Have you ever been to the Gulf of California before? A hugely important part of local geography for both the US and Mexico, It’s become a fervently watched area in terms of conservation as well as in terms of various industries. In fact, the Gulf is thought to have an extremely important place in history, especially when it comes to the formation of the state of California itself!
This geographical marvel is of extreme interest to millions all over the world. Politicians, ecologists, and industry heads all treat the Gulf area with more respect now than it has ever received before. That’s because it’s clear the aquatic life here really does need our help. Various projects and databases have been set up to ensure that we’re doing our best to protect natural life beneath the waves. Let’s take a dip in the waters and see what interesting facts about the Gulf of California lingers…
The Gulf of California is a stretch of water separating the Mexican mainland from the Baja California Peninsula.
It covers an area of approximately 62,000 square miles.
The Gulf is approximately 700 miles long and its width fluctuates between in some areas, as little as only 10 miles wide, stretching to a maximum width of 150 miles in others.
It is thought the Gulf was formed after the land mass of Baja California separated away from Mexico between five and ten million years ago.
It is around 100 miles longer the length of Great Britain!
4,000 miles of coastline run alongside the Gulf of California.
Humpback whales, California Grey whales, Leatherback sea turtles and elegant manta rays can all be found in the Gulf.
The Gulf was first named in 1539 by Francisco de Ulloa, who wished to honor the Spanish famous Explorer and Conqueror Hernan Cortez.
In 1539, Cortez had discovered part of the Mexican Peninsula and the adjoining ‘Sea’ was first named the ’Sea of Cortez’, subsequently to become known as the Gulf of California.
Cortez was born in Spain in 1485 and became one of the world’s most famous early explorers. When he was 19 years old, in 1504, inspired by the work of Christopher Columbus, he set sail for the ‘New World’.
In 1521, he led and won the fight against the Aztec Empire in Mexico and his name appears on many historical maps, globes, and documents.
With 500 men, on 11 ships, Cortez arrived at the Mexican coast in 1509. He famously burnt his boats so that his men could not rebel against him and retreat!
Cortez’s exploration of the peninsula and waters – now known as the Gulf of California – are recognized to have led to the establishment/construction of Mexico City and some of the development of California.
The Blue Whale is often seen in the waters of the Gulf. This is the territorial breeding area for this distinct creature, which is one of the largest mammals in the world.
The Gulf is especially important for the food industry. Shrimps, lobster, and anchovies are in plentiful supply there.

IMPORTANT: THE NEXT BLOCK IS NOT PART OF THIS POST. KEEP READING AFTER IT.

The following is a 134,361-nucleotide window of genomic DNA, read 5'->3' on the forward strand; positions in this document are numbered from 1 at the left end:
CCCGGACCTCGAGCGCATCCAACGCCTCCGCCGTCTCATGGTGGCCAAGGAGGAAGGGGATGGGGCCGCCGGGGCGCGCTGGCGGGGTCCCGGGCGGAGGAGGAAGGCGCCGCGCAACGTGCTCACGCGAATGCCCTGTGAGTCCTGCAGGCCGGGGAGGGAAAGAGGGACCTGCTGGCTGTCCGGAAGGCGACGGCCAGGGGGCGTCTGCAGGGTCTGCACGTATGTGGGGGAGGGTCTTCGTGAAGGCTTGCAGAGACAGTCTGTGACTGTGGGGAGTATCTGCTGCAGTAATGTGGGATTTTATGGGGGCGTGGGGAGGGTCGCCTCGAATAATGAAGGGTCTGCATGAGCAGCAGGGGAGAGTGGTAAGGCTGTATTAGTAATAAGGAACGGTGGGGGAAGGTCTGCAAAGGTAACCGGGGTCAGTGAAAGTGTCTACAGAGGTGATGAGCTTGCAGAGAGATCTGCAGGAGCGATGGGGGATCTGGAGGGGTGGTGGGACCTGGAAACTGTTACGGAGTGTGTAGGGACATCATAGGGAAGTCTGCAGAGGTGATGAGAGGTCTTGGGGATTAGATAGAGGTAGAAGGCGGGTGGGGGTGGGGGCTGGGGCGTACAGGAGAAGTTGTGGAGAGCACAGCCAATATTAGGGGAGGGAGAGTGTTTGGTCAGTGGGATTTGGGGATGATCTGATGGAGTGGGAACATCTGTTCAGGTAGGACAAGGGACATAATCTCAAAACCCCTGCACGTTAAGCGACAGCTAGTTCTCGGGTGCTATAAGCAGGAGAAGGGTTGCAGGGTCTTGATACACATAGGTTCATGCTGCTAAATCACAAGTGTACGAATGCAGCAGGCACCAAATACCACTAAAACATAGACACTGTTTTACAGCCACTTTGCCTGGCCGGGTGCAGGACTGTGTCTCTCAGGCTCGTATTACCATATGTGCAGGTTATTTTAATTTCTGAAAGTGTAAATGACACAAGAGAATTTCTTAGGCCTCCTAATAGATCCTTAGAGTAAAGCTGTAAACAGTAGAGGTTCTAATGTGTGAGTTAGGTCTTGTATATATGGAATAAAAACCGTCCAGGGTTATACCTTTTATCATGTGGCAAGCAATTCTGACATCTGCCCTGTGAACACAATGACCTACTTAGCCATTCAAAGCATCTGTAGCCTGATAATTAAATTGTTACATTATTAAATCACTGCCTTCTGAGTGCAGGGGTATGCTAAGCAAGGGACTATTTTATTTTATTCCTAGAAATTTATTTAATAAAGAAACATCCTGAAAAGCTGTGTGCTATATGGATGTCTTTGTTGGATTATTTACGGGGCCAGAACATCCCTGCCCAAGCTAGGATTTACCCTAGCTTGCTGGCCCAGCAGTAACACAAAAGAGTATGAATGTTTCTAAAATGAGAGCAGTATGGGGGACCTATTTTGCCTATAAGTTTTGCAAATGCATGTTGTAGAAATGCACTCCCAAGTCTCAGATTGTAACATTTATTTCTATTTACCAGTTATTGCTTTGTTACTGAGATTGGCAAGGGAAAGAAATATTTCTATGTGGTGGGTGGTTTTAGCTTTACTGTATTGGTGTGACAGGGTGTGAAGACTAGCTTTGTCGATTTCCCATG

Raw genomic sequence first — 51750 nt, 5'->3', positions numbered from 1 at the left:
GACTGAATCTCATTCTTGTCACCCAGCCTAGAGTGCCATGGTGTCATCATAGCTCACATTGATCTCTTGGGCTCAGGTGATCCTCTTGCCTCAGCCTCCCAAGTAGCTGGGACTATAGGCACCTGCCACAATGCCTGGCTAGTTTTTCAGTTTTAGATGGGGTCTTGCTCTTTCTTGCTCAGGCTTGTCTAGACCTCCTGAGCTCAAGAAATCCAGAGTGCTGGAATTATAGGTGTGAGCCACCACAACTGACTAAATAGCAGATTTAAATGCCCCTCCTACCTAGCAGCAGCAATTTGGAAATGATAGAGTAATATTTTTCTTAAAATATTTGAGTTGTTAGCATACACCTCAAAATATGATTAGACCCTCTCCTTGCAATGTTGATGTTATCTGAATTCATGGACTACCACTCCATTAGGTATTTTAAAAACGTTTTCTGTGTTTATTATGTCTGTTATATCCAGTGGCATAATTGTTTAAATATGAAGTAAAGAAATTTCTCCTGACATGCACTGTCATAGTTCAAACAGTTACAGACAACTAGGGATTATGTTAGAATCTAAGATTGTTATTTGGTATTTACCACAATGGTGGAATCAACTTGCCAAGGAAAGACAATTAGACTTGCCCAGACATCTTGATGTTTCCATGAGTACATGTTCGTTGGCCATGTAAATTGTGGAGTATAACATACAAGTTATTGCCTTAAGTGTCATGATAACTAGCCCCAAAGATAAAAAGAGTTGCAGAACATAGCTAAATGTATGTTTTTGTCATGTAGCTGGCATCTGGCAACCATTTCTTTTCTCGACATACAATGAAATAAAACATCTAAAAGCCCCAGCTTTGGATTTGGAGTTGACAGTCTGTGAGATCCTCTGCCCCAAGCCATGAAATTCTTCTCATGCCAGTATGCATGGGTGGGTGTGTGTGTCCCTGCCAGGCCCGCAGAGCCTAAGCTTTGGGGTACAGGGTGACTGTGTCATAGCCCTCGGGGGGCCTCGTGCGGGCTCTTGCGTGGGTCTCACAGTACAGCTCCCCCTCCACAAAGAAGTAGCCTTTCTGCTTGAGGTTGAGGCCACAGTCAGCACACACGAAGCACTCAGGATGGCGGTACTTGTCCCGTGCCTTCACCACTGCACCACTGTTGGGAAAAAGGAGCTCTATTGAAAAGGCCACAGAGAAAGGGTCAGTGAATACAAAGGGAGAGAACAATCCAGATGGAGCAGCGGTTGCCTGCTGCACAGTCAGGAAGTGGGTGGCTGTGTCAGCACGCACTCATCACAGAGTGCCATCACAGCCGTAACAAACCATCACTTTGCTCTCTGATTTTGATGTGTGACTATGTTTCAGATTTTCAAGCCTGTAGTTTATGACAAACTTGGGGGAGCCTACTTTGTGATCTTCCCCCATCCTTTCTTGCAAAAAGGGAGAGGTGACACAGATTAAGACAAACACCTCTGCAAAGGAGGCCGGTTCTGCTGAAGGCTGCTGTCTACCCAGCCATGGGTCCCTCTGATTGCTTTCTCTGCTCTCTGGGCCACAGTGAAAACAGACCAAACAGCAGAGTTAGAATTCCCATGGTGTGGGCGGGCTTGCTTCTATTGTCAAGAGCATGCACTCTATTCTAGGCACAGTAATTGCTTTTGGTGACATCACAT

Also present in the waters of the Gulf are tuna, swordfish, halibut, snappers, sharks, giant sea bass, marlin, and groupers. In total, 800 different types of fish have been recorded there so far!
As a result of volcanic activity, 37 islands exist in the Gulf.
The two largest islands are Tiburon and Isla Angel de la Guardia.
The estuary of the Colorado River flows into the Gulf of California.
Prior to construction of the Hoover Dam, approximately 160 billion square meters of sediment were deposited annually into the Gulf via the river. Post-construction, that figure has successfully reduced to approximately 8 billion square meters!
The Gulf of California is on record as being the 9th largest body of water on the planet.
As a breeding ground for up to 90% of herman gulls and terns, parts of the Gulf have been officially declared ‘protected areas’ by Mexico.
This came to pass in 1964 when the Island known as Rala was the first to receive such protection.
An endangered species of porpoise known as the vaquita is only found in the Gulf.
In total there are 300 estuaries on the coastline of the Gulf of California, surrounding many important wetland areas.
Until recent years, the wetlands, whilst recognized for being of major ecological value, had not been studied in great depth. However, deeper research is ongoing in an attempt to change this around!
Protecting wildlife and carefully controlling commercial/industrial activity are of paramount importance to the ecosystem. Therefore, new developments and an increase in the number of marinas here are causing some controversy politically.
The David and Lucille Packard Foundation has funded a grant to assist with in-depth studies specifically aimed at helping preserve the ecosystem in the area.
A compilation and analysis of all the living creatures found in the Gulf has resulted in the formation of the Macrofauna Golfo Project and database.
Over a ten year period, using donations and grants from several sources, experts and enthusiasts have come together to ensure the Gulf remains monitored and ethically ‘managed’ for the benefit of all inhabitants!
The Monterey Bay Aquarium and Desert Museum joined as partners in a project aimed to publicize the importance of monitoring the numbers of fish in the waters. The project also strives to reduce the amount of overfishing in the area, which can lead to the depletion of aquatic life.
The Gulf of California Seafood Watch Guide was produced using information based on the project.
Do you have any interesting or fun facts about the Gulf of California that we’ve missed? Share them here in the comments section below!